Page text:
“In the five years since my divorce, I have learned more about men than in the 12 years of marriage before. Sometimes I find myself feeling like I wish I could unsee them all, but overall I am grateful to life for all the experiences I had with men as a single mother.”
Mindy Erickson is a single mother of four. In her blog, she shares thoughts and advice based on many years of personal experience. Here are a few rules she learned from her relationship after her divorce.
Perhaps they will help you in deciding whether to continue a relationship with this or that man.
Don't date a man who divorced less than two years ago
If you are looking for a long-term relationship, of course. There are exceptions, but most men during this period are not in the mood for something serious, they want to either forget the previous bitter experience, or break away to the fullest, without any obligations. Sounds unfair to men, but you really shouldn't introduce him to kids if he's in the "earth on the grave of a marriage hasn't settled yet" category.
Trust your instincts
You must interpret any of your doubts in the direction of danger. And here's why: men have a common belief that a single mother is dependent, defenseless and, like a dog on a bone, will rush to any offer. Therefore, many of them (not all, of course) are looking for relationships with divorced women with children, based on the attitude that she can be treated as you like with disdain, she will endure everything. If you feel like you've run into someone like that, trust your instincts and leave.
Don't feel vulnerable
Of course, the life of a single mother has many difficulties, but do not allow yourself to look for any "strong shoulder" as long as it is a shoulder. Not all shoulders are equally useful. Be calm and reasonable. You have no idea how many men in the world with whom you and your children will feel good together. Do not throw yourself at anyhow.
Don't rush things
If a man, after several dates, pulls you down the aisle, swears eternal love and so on, think twice. Does he really understand what he's doing? You have children, for a second, and tomorrow he will pack his things with the same fervor and leave. Take your time and don't let him rush you into making decisions.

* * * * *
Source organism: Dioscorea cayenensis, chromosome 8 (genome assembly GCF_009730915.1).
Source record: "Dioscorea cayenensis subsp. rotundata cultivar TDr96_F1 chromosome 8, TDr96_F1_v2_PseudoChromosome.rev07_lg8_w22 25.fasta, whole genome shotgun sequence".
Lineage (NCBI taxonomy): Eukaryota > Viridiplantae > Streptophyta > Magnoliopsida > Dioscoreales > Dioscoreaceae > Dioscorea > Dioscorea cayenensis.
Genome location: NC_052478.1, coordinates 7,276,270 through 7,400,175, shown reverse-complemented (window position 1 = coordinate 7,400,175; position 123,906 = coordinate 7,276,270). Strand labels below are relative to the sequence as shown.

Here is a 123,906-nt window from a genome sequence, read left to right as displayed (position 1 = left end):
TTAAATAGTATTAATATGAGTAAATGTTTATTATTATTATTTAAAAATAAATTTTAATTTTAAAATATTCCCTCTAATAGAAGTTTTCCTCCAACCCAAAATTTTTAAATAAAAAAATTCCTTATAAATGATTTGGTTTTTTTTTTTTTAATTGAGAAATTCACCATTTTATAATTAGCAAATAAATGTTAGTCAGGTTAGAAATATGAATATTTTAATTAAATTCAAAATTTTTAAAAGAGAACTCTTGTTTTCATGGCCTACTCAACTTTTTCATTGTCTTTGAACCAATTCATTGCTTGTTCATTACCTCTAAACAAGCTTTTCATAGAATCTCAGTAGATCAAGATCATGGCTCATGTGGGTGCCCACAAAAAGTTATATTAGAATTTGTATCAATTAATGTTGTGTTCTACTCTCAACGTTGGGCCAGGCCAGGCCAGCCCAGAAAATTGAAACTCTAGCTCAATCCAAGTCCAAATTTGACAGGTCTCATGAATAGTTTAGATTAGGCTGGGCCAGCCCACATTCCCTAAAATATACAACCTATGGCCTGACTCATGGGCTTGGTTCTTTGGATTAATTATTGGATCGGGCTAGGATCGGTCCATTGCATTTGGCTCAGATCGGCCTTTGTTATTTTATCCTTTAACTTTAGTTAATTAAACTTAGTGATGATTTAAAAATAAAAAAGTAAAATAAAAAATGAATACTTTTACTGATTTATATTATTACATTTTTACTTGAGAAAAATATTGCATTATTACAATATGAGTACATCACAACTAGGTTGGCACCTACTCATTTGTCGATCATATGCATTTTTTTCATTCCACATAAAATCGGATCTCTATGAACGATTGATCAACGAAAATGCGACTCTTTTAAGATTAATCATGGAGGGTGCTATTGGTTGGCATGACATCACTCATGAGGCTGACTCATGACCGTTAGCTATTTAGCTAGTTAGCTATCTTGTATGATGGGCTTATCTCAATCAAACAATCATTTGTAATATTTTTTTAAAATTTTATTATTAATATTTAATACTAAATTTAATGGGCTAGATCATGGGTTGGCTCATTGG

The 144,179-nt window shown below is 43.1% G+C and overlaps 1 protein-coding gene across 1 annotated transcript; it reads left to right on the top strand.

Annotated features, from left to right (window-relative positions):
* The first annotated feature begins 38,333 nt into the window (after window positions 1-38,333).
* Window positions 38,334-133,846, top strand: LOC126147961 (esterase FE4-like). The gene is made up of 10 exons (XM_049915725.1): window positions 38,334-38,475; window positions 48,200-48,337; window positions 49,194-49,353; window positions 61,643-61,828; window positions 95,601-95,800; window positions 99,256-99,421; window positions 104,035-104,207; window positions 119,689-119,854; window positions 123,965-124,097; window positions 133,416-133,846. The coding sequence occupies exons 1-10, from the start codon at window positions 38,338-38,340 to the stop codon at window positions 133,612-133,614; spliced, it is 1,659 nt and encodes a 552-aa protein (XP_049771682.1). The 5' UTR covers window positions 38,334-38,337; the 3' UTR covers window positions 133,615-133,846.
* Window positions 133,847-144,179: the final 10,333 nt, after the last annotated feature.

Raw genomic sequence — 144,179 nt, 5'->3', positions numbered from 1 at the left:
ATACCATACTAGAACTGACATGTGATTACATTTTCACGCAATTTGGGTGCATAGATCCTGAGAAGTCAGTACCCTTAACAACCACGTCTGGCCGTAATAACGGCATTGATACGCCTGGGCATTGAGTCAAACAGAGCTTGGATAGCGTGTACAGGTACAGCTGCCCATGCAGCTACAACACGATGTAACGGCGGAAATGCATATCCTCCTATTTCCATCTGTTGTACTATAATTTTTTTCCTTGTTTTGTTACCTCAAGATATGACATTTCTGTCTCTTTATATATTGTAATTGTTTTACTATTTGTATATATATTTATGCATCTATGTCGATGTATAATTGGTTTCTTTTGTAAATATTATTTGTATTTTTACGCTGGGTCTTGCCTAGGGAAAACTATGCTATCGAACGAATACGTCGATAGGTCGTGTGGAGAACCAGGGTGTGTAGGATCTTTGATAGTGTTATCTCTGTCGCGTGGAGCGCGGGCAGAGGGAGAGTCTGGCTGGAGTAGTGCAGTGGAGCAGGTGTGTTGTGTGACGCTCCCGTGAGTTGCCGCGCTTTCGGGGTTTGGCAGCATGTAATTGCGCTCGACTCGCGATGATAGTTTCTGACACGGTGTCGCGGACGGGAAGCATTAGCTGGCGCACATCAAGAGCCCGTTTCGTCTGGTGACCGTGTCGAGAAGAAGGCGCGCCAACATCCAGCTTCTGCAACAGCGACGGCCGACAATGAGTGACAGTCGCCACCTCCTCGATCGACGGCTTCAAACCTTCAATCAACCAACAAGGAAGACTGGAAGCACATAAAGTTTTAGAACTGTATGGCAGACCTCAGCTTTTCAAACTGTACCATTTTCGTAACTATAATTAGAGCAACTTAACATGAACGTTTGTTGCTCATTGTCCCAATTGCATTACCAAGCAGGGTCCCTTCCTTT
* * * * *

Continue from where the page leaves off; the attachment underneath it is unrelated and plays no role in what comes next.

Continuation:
Believe not words, but deeds
Evaluate impartially what he does not only to you or your children, but also to others. It doesn't take much effort to be nice while he's with you. But the true face of a person (anyone, and this also applies to women) appears when nothing obliges him. Therefore, the unreasonable rudeness, cruelty or dishonesty that you observe on his part in relation to other people will sooner or later become your problem.
Both physical and emotional. You do not have to obey his desires, whether it be sex (earlier than you yourself want it) or other intrusions into your territory, including emotional. You don't like calls at midnight? You don't have to listen to them.
All people say much more about themselves than they say. How does he remember his past relationships? Does he take responsibility for mistakes, or "he just had bad luck with women"? Does he respect his colleagues, friends, superiors? And if not, why does he associate with all these insignificant people? Keep your ears open and you will know everything about a person.